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Julian Marquez's one true love on display at UFC on ESPN 37

'The Cuban Missile Crisis' has treated fighting like a marriage, filled with unwavering commitment and the enduring of hard times.

"You love your wife, right?"

The interview with Julian Marquez had taken an interesting turn. It's important to note that the middleweight up-and-comer always delivers the goods in a chat, but this time he was raising the bar when I asked him why he still fights after his body has betrayed him numerous times and when he has other life options.

I answer, yes.

Marquez continues, building off a quote from author and motivational speaker Simon Sinek.

"Is there a certain day that you knew this is the moment you loved her? No, you can't answer that. You fell in love because you went to the refrigerator to get a drink and you came back and gave her one without asking. You woke up and made sure that you told her you loved her before she said it, or she came home and had a sh-t day and you had a wonderful day and you listened to whatever she had to say and she was able to vent to you. It was just time and time and time that grew that bond over and over and that's what this sport has done to me."

It has been a marriage for Marquez and combat sports for most of his 32 years on this planet. From wrestling to MMA and everything in between, there has been good, bad and ugly, but he's remained faithful, continuing to show up every day, ready to work, ready to learn, and then…ready to fight.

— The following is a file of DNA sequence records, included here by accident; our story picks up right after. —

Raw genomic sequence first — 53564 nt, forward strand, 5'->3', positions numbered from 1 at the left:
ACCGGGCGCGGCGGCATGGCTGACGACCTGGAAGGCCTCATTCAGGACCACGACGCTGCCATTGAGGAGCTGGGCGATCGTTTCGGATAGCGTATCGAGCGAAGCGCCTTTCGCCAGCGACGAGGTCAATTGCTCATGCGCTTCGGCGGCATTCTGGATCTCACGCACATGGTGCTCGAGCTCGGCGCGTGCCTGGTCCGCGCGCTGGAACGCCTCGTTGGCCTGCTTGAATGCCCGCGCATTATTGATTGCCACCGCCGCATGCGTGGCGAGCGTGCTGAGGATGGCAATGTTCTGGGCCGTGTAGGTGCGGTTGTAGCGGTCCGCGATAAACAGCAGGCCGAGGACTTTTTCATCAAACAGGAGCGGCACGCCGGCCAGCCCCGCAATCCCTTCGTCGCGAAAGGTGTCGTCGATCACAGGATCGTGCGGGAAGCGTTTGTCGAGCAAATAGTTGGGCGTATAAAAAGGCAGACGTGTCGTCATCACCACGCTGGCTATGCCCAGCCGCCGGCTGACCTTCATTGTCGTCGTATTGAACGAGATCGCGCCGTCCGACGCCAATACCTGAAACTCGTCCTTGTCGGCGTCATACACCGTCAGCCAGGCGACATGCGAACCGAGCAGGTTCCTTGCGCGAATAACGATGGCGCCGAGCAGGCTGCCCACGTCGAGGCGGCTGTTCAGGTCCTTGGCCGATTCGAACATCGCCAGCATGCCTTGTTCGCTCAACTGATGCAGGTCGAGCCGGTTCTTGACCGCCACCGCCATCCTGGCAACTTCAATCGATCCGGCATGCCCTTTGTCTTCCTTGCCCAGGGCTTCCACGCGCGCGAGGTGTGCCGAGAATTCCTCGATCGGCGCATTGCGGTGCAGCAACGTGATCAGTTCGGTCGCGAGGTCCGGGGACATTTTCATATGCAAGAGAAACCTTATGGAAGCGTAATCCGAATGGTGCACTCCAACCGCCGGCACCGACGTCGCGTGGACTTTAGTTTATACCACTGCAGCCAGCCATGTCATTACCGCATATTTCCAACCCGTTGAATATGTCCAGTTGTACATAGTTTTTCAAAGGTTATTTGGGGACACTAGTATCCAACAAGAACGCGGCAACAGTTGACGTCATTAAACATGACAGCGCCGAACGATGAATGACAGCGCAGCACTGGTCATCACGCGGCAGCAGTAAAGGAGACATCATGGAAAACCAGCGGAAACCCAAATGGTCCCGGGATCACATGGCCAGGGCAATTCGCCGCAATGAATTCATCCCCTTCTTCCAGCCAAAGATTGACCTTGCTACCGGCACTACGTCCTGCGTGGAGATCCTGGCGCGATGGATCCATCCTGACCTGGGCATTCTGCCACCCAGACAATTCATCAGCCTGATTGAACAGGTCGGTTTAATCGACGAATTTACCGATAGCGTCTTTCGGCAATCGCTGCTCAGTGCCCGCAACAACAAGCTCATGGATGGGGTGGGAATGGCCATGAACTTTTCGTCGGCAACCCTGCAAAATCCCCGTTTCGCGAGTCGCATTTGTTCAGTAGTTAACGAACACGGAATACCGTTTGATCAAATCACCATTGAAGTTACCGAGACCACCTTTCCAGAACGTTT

"The sport has given so much to me," he explains. "When I needed to have confidence as a young man growing up, I would show up to the gym and slowly find my confidence. And as a young man just trying to look fit and look better, I would go to the gym and it branched me into general fitness and weightlifting, and I do that so that I could look way better and feel better about myself. And over time, these little things added up with this sport to the point where it became something that I enjoyed doing. And I don't want to give it up. I have so much passion for this sport for what it's given me.

It gave me a career, it gave me a life outside of the UFC. It gave me a closer bond to my family and some of the best friends I ever came across, and it gave me some of the greatest connections in the world. Over time, this sport has given me so much and brought me into connections with so many people that I don't think I would have had, had I not been a part of this sport. It is something that I love, and I show it every time I go out there. I have a very win by the sword, die by the sword style."

On Saturday, the Kansas City native makes his first start of 2022 against Gregory Rodrigues (11-4 MMA, 2-1 UFC) at UFC on ESPN 37. It's an explosive matchup for a fighter used to explosive matchups, and after back-to-back bonus-winning finishes, more of the same is expected in Austin. That's good for the wallet, but just getting back to the octagon after being sidelined since April of last year is a positive. Then again, if Marquez (9-2 MMA, 3-1 UFC) isn't the most positive fighter on the roster, he's at least top five.